Wells Fargo & Co. did not escape the housing market's ills in the second quarter, but most other things seemed to click for the San Francisco company, which said its perception among customers as a safe haven lifted deposits and fee income.
As a result, its profit dropped but still easily topped analysts' expectations. In addition, it took the step of unveiling a dividend increase of roughly 10% — a show of confidence that, coupled with the earnings, sent Wells' shares surging 33% Wednesday. The gains pushed the company into third place in the U.S. banking sector by market capitalization and sparked a broad financial stock rally the likes of which has rarely been seen. (See story on page 16.)
California's slumping housing market and other credit issues did apply pressure. The $609 billion-asset Wells said its second-quarter net income fell 23% from a year earlier, to $1.75 billion, or 53 cents a share, topping the average forecast of analysts polled by Thomson Reuters by 3 cents.
Higher fees helped Wells report a 16% jump in revenue, to $11.5 billion.
"The numbers speak for themselves," Howard A. Atkins, Wells' chief financial officer, said in an interview Wednesday. "The franchise is growing, even though credit losses have been going up."
Wells, which has struggled with rising defaults in its home equity portfolio, quadrupled its provision for credit losses from a year earlier, to $3 billion, and its net chargeoffs more than doubled, to $1.5 billion. Nonperforming assets nearly doubled, to $5.2 billion.
Noninterest income rose 10%, to $5.2 billion, as a result of big jumps in insurance and mortgage banking fees. Its capital ratios and net interest margin improved during the quarter, and overall loans and deposits rose.
In an interview Wednesday, Nancy A. Bush, the president of NAB Research LLC, called Wells' results "pretty remarkable," as well as "a testament to the fact that there will be banks that come through all of this in OK shape — not without damage, but OK."
Nevertheless, Mr. Atkins said that a cloud of uncertainty hangs over the banking sector, and that Wells, even though it is holding up relatively well, is not immune. "Credit losses may well keep going up before they peak, and we don't know when that will be."
Wells built up its credit reserves by $1.5 billion during the quarter and said about half of it would cover expected home equity losses.
"If housing prices continue to decline, losses will continue to go up" in the home equity portfolio, Mr. Atkins said. "It remains the portfolio with the greatest deterioration." It is not Wells' only weakness. The "soft" consumer market, as he put it, is struggling to pay off credit cards, and more small-business owners, hurting from a sour economy, are falling behind on loan payments.
Commercial and commercial real estate chargeoffs increased 28%, to $342 million, including $30 million of chargeoffs on loans originated through the small-business lending group and $18 million of losses on credit cards — something Mr. Atkins attributed to "higher bankruptcy rates" and "continuing economic pressure on consumers."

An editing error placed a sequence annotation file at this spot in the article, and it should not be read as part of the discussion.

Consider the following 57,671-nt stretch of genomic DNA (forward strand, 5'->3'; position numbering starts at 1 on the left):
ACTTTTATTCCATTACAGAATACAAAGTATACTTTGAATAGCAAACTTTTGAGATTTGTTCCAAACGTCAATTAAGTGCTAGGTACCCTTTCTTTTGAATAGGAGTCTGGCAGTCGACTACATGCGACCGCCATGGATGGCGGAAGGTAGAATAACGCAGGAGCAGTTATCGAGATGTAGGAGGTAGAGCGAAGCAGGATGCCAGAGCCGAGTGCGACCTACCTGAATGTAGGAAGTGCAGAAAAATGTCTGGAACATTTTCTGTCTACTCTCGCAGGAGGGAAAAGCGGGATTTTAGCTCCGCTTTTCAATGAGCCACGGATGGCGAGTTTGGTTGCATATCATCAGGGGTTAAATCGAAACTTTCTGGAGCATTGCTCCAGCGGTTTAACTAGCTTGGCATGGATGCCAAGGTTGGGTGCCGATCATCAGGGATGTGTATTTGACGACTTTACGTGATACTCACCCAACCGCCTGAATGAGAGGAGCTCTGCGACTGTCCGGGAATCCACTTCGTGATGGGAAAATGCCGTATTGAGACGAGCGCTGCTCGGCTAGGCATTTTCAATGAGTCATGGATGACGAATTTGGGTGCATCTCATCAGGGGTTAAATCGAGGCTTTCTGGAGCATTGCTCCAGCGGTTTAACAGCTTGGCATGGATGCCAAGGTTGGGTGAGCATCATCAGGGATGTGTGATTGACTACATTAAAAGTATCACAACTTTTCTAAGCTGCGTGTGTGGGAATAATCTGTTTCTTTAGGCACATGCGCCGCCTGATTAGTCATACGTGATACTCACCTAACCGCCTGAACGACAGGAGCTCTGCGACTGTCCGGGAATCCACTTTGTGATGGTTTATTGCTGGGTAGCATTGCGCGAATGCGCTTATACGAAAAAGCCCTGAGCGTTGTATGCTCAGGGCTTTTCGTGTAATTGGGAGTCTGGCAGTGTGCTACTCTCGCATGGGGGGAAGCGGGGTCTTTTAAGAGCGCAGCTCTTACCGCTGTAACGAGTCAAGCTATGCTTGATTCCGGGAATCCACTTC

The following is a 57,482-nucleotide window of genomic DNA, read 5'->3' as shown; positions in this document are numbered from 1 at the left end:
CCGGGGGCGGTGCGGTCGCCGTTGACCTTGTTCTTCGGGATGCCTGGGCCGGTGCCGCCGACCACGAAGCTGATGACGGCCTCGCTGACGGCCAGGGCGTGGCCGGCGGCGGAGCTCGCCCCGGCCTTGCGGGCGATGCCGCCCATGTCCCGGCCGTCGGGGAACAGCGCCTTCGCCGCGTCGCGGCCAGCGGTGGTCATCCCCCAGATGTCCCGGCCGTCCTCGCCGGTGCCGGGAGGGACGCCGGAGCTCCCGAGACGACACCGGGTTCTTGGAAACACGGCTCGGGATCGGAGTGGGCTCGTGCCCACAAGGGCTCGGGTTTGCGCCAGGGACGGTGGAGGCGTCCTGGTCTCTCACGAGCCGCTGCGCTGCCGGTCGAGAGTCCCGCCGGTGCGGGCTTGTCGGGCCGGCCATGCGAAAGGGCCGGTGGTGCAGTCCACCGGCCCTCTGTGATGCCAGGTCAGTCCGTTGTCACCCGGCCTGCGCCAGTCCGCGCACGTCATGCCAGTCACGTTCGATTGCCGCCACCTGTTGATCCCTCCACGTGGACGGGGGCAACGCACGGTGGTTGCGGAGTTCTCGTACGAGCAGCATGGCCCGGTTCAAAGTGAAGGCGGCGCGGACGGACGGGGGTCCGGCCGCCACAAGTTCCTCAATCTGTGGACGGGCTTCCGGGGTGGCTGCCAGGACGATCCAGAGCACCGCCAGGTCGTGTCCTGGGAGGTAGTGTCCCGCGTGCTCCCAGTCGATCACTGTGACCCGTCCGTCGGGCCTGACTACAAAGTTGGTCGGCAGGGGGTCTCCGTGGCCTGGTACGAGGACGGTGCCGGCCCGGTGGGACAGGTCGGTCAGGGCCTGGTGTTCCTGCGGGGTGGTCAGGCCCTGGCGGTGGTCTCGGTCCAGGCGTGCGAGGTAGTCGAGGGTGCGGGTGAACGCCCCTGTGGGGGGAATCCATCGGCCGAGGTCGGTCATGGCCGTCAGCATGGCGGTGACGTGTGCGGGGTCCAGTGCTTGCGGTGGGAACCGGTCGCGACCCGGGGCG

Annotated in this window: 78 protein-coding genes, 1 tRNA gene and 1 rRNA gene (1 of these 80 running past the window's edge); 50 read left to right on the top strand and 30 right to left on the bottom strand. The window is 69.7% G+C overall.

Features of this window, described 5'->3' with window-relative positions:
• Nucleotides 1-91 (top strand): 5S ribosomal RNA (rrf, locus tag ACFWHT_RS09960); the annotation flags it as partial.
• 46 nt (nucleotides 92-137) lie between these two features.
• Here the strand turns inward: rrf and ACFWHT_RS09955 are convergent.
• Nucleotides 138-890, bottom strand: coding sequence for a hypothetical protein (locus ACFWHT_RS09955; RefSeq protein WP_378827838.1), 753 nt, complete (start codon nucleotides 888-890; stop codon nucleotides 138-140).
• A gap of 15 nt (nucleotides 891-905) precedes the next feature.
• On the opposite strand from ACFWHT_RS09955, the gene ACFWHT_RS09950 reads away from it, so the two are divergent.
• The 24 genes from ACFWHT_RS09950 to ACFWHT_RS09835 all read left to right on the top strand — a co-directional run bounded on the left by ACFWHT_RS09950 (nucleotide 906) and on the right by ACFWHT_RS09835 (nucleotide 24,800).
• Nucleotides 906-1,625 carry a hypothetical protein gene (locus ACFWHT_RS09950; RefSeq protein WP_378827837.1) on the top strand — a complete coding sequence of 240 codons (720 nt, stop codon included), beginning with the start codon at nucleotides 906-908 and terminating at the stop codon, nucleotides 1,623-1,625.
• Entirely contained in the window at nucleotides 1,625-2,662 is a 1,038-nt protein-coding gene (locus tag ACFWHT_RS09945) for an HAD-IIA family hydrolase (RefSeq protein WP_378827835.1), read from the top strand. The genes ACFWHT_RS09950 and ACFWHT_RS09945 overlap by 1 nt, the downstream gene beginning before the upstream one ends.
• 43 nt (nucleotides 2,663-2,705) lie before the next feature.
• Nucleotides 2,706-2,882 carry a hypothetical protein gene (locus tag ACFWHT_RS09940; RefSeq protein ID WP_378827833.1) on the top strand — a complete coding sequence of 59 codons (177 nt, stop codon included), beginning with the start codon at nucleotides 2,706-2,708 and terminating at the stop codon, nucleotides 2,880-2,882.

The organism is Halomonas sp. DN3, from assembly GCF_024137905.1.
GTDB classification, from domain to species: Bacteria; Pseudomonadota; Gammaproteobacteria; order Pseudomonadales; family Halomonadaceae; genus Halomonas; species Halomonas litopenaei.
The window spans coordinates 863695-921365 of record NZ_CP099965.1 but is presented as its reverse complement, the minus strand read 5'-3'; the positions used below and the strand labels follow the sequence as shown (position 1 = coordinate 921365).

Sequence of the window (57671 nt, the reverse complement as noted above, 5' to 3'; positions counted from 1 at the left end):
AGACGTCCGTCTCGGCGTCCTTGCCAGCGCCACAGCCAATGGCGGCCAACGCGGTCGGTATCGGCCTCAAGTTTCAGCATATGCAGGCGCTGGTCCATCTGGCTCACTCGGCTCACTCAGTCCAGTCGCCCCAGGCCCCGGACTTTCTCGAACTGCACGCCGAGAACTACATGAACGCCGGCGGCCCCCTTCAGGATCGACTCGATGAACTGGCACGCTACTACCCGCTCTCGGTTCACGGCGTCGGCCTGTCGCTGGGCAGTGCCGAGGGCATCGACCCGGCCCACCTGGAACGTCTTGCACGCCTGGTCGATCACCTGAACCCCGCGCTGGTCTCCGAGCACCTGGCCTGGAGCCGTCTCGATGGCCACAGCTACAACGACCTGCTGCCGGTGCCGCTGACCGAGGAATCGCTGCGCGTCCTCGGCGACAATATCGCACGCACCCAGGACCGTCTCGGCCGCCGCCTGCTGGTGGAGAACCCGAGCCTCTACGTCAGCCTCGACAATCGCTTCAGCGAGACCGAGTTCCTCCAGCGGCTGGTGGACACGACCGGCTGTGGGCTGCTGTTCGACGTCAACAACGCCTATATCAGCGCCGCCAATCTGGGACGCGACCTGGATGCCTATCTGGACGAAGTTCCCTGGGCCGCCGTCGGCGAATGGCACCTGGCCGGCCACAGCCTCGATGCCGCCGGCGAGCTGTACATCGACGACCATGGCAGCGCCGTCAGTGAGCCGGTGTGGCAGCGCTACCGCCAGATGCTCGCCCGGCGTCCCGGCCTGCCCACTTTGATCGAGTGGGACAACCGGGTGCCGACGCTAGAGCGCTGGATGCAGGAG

But he was not in a mood to dwell on the downside Wednesday. He said that raising the dividend was a show of strength, and that Wells would weather the credit crisis without serious harm and is poised for steady growth.
Insurance fees increased 27% from a year earlier, to $550 million, because of a string of small acquisitions over the past year. Most recently, in May the company entered the insurance premium finance business by purchasing Flatiron Credit Co. in Denver. Wells, the nation's largest private agriculture banker, also credited strong demand for crop insurance. Its U.S. real estate originations fell 36% — Wells cited tighter standards — but mortgage banking fees soared 74%, to $1.2 billion, reflecting a 7% increase in its servicing business, strong demand for refinancing of home loans, and customers' desire to work with a company they view as guarded against the threats of an economic downturn, Mr. Atkins said.
The gain also reflected wider margins, lower writedowns of repurchased mortgages, and the increased value of commercial mortgages held for sale, he said.
Mortgage escrow deposits fell 3% from a year earlier but rose 11% from the previous quarter, to $22.7 billion.
Wells "continues to show that its management knows how to navigate through otherwise perilous waters and avoid the fate of many beleaguered banks," Walter O'Haire, a senior analyst at Marsh & McLennan Cos.' Celent LLC in San Francisco, said in an e-mail Wednesday.
Average core deposits rose 6% from a year earlier, to $318 billion. Wells said that growth is linked to customers' perception of the company as a safe haven. Average loans grew 18%, to $391.5 billion. Despite some trouble spots, Mr. Atkins said average consumer loans rose 13%, to more than $220 billion, and commercial loans rose 27%, to nearly $170 billion, as a result of strong demand from the export, energy, and agriculture sectors. Net interest income rose 21%, to $1.1 billion.
The net interest margin rose 3 basis points from a year earlier and 23 basis points from the previous quarter, to 4.92%. Mr. Atkins credited a lower federal funds rate and a "disciplined" approach to keeping the deposit rates it pays customers steady. Its Tier 1 capital ratio rose 32 basis points from a quarter earlier, to 8.24%.
"We are open for business and getting lots of it," John G. Stumpf, Wells' chief executive officer, said in its earnings report.